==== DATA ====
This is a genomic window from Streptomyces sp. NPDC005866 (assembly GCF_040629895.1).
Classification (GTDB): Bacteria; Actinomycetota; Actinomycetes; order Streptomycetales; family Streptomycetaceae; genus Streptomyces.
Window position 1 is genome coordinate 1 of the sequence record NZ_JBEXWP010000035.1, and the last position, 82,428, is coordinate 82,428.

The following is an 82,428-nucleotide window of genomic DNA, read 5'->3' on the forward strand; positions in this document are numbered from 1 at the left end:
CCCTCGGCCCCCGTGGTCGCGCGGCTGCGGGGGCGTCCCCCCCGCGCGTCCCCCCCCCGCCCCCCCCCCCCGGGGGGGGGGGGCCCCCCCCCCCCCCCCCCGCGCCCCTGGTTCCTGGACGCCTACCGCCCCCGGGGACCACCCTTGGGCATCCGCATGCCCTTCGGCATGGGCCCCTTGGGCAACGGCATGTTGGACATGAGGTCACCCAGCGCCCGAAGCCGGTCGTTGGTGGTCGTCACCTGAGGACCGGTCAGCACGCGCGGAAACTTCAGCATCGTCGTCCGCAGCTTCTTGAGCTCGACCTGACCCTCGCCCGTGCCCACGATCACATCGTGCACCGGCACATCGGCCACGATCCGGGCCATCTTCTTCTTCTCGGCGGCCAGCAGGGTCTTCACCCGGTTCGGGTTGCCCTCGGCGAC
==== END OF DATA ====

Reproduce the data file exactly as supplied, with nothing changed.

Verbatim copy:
This is a genomic window from Streptomyces sp. NPDC005866 (assembly GCF_040629895.1).
Classification (GTDB): Bacteria; Actinomycetota; Actinomycetes; order Streptomycetales; family Streptomycetaceae; genus Streptomyces.
Window position 1 is genome coordinate 1 of the sequence record NZ_JBEXWP010000035.1, and the last position, 82,428, is coordinate 82,428.

The following is an 82,428-nucleotide window of genomic DNA, read 5'->3' on the forward strand; positions in this document are numbered from 1 at the left end:
CCCTCGGCCCCCGTGGTCGCGCGGCTGCGGGGGCGTCCCCCCCGCGCGTCCCCCCCCCGCCCCCCCCCCCCGGGGGGGGGGGGCCCCCCCCCCCCCCCCCCGCGCCCCTGGTTCCTGGACGCCTACCGCCCCCGGGGACCACCCTTGGGCATCCGCATGCCCTTCGGCATGGGCCCCTTGGGCAACGGCATGTTGGACATGAGGTCACCCAGCGCCCGAAGCCGGTCGTTGGTGGTCGTCACCTGAGGACCGGTCAGCACGCGCGGAAACTTCAGCATCGTCGTCCGCAGCTTCTTGAGCTCGACCTGACCCTCGCCCGTGCCCACGATCACATCGTGCACCGGCACATCGGCCACGATCCGGGCCATCTTCTTCTTCTCGGCGGCCAGCAGGGTCTTCACCCGGTTCGGGTTGCCCTCGGCGAC